“Well, of course,” Marcos said, “I’m not saying we can’t be thankful of things, but we don’t have to attribute them to a god.” The way Marcos said it, the word sounded dirty. “I just assume someone means something churchlike when they say holy. The Lord at least. I mean, I think that’s how it’s commonly used.”

Devon set her mug down “Not always,” she said, still looking outside. “Perhaps holy was the wrong word. Or, I mean, it was the right word for me, but for you—” She was becoming too frustrated to talk. “Well, I just meant other things. . .”

Devon pressed her fingers to the window pane. The glass was cold and yet it felt no different than the burning in her chest from their fight. The morning was ruined. She wanted now only to get out. She stood and lifted her heavy wool coat from the back of her chair, planning to leave without a word.

Marcos saw her and stood as well, taking their dishes to the sink, as though he were already beginning his day alone.

Within a few hours, Devon knew her anger would wash away into some activity, perhaps a book, and eventually this rift between them would sink below the surface of their lives, like others had before it. Things would return to good. But still. . .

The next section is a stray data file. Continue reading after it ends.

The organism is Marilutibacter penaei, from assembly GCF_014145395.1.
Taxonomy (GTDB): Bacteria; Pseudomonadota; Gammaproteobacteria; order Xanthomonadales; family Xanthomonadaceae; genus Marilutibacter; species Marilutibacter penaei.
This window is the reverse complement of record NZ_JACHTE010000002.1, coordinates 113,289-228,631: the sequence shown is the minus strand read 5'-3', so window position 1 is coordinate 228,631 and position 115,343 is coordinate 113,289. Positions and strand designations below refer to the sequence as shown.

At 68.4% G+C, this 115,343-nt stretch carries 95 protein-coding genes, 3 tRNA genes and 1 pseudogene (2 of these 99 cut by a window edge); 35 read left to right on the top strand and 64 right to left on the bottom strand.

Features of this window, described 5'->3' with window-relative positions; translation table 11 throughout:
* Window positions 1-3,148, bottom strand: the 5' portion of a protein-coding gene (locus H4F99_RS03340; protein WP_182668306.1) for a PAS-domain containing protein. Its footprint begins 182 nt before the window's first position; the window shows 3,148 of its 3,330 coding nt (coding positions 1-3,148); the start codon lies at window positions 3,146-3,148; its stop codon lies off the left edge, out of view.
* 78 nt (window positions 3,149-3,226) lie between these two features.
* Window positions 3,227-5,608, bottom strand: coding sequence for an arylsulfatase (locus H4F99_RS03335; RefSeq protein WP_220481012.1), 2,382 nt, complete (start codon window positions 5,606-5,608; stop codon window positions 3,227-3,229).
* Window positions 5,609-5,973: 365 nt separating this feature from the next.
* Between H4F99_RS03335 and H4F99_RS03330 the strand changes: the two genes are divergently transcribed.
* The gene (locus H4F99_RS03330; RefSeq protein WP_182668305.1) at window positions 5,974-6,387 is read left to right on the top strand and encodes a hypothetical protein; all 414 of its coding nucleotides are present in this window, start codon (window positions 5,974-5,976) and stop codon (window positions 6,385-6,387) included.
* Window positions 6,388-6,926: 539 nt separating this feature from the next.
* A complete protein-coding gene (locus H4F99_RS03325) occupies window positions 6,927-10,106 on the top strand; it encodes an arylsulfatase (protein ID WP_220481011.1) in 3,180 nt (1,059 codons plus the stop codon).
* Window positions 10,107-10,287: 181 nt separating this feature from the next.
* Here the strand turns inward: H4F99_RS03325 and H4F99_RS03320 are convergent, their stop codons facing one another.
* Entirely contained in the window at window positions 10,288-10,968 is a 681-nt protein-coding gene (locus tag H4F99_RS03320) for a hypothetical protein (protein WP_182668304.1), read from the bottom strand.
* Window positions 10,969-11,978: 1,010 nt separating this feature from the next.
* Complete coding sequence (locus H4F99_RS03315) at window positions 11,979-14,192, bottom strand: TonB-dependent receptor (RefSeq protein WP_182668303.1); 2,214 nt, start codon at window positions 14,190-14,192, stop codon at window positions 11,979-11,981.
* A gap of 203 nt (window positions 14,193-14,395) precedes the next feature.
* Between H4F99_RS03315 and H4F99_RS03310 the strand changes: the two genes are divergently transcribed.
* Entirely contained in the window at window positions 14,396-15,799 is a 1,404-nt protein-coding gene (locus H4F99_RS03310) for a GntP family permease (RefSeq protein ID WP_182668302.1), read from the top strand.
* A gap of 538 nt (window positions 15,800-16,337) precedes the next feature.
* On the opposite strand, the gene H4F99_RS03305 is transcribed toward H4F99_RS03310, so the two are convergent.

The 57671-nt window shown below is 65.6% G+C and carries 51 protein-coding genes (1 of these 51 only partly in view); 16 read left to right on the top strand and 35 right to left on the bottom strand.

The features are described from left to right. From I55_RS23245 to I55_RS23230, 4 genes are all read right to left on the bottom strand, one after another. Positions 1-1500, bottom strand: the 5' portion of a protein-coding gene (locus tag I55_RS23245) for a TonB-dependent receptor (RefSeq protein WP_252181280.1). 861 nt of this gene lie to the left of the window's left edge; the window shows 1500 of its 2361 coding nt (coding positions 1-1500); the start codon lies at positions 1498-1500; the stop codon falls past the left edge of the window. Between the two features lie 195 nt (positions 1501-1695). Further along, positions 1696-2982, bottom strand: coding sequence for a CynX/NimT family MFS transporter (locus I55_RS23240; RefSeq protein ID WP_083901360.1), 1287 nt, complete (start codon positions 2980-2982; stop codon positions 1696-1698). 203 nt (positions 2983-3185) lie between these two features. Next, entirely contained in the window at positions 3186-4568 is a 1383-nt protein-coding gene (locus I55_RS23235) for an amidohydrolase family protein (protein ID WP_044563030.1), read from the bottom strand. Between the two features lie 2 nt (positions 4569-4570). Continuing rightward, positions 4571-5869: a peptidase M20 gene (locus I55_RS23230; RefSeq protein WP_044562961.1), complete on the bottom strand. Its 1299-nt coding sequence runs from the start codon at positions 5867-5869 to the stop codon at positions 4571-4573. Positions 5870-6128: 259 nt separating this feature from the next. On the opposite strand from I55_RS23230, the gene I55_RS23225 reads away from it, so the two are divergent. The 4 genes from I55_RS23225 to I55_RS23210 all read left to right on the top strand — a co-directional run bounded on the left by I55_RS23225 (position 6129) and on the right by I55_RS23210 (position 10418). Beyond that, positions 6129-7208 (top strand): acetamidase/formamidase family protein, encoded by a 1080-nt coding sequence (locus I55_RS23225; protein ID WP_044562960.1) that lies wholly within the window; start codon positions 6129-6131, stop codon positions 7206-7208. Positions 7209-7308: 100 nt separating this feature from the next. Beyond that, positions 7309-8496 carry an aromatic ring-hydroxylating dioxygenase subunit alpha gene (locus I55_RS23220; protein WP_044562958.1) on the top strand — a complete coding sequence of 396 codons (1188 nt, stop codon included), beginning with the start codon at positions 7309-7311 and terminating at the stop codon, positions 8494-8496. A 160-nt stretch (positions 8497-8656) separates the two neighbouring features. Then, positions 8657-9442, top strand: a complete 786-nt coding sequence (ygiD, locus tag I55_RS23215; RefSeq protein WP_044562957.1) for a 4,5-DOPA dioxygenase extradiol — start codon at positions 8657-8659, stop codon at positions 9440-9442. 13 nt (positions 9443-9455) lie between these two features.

Devon pushed her arms through her coat sleeves, and began to button each button slowly while Marcos arranged dirty dishes noisily in the sink, refusing, it seemed, to turn around. He was going to let Devon leave in silence.


She stared at the back of his neck, one of her favorite spots on his body, so long and uninterrupted. Certainly, she thought, better moments would come, but why did they have to fight at all?  Then, as if someone else were saying it, the answer struck her: these arguments were exactly what she had been arguing for—her moment without water. They existed to remind her of what she and Marcos did share.

She took off her coat, feeling as if new evidence had been rushed into the courtroom, proving her irrefutably right. She beamed with confidence now and had a quick desire to explain to Marcos everything she had just thought. But she stopped herself. Instead, she went over to him and laid her hands on his shoulders.

He turned around, a look of surprise on his face. His body leaned away from her, pressing itself against the edge of the sink.  But she leaned in close until she could kiss him on the chest. Nothing, not even Marcos, could shake her good will. In a little while, after she helped him finish the dishes, she would even ask him to take her home.


Want Friends Journal to publish more fiction? Give us your feedback in the comments section, or send your thoughts to And don’t forget to read this month’s interview with writer Nathan Ailling Long about his inspiration for “Holy Day.” 


Photo credit: Mark Gregory

Nathan Alling Long

Nathan Alling Long grew up in a log cabin in the Maryland Appalachians, lived on a queer commune in Tennessee, and studied writing in Virginia.  His stories and essays have been published in over 50 publications and have appeared on NPR and in several anthologies.  He lives in Philadelphia, Pa., and teaches at Richard Stockton College in Galloway, N.J.